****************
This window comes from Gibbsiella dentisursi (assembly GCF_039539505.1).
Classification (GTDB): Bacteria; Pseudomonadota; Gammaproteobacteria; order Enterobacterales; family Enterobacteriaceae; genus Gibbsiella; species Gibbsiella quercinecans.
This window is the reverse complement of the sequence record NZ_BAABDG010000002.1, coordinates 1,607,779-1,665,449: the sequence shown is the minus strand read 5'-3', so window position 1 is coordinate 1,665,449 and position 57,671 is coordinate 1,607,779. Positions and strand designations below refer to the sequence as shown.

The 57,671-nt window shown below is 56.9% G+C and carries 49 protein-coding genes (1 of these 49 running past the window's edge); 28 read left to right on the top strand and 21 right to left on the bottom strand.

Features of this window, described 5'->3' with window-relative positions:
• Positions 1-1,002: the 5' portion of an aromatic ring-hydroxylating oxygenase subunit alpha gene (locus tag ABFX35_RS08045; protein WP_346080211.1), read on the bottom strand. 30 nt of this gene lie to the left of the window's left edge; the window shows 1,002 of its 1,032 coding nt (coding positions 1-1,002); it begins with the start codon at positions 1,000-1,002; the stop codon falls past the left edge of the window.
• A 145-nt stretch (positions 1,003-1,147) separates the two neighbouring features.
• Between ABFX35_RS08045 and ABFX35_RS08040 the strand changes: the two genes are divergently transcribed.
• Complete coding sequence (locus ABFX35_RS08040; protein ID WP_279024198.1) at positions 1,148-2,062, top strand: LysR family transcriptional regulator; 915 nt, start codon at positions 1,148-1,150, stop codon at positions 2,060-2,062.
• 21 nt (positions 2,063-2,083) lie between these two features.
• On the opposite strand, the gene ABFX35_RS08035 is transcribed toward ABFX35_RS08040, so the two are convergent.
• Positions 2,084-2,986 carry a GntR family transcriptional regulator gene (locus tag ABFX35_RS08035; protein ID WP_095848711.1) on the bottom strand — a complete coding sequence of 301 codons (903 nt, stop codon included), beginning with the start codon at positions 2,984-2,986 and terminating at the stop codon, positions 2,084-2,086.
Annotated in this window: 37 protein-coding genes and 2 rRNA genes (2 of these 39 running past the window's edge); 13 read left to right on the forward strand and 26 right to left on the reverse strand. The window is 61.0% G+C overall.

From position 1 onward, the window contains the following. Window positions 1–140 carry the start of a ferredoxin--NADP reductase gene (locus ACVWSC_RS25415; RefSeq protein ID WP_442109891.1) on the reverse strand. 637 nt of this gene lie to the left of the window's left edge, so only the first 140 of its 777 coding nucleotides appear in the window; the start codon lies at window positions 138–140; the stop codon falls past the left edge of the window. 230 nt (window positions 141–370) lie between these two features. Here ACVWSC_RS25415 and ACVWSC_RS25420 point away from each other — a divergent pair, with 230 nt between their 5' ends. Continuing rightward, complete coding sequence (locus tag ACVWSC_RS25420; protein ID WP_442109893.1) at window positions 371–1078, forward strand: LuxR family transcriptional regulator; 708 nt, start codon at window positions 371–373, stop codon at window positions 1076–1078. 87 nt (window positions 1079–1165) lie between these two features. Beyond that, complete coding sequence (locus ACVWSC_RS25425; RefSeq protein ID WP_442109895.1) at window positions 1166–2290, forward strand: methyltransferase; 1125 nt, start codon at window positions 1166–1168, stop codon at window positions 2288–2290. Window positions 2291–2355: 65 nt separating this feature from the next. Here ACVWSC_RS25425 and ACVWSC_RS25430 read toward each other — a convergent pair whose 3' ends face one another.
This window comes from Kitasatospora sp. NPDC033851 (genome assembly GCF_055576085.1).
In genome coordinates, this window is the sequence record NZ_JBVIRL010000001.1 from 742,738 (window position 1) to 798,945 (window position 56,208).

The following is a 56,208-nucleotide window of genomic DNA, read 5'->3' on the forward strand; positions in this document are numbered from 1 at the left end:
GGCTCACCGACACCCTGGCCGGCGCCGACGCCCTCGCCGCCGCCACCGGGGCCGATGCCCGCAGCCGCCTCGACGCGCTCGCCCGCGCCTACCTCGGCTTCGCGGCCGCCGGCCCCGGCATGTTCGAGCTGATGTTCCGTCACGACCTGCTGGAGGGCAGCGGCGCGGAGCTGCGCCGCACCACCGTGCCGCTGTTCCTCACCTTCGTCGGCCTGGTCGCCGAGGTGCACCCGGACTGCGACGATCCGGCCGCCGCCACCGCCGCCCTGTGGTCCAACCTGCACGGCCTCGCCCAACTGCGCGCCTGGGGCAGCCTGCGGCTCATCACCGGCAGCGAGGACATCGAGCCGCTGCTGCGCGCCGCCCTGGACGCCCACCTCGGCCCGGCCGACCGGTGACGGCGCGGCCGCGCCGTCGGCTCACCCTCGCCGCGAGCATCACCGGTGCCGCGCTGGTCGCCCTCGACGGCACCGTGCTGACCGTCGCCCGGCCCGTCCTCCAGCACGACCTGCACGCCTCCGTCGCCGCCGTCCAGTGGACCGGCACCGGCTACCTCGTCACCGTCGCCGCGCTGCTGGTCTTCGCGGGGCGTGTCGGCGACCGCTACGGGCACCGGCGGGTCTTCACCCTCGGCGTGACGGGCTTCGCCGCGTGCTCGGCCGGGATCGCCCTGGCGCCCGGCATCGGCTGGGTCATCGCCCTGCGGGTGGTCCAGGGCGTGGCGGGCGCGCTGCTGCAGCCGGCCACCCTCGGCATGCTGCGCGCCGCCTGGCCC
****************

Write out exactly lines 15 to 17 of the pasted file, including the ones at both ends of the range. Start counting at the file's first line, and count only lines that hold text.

This window comes from Kitasatospora sp. NPDC033851 (genome assembly GCF_055576085.1).
In genome coordinates, this window is the sequence record NZ_JBVIRL010000001.1 from 742,738 (window position 1) to 798,945 (window position 56,208).

The following is a 56,208-nucleotide window of genomic DNA, read 5'->3' on the forward strand; positions in this document are numbered from 1 at the left end: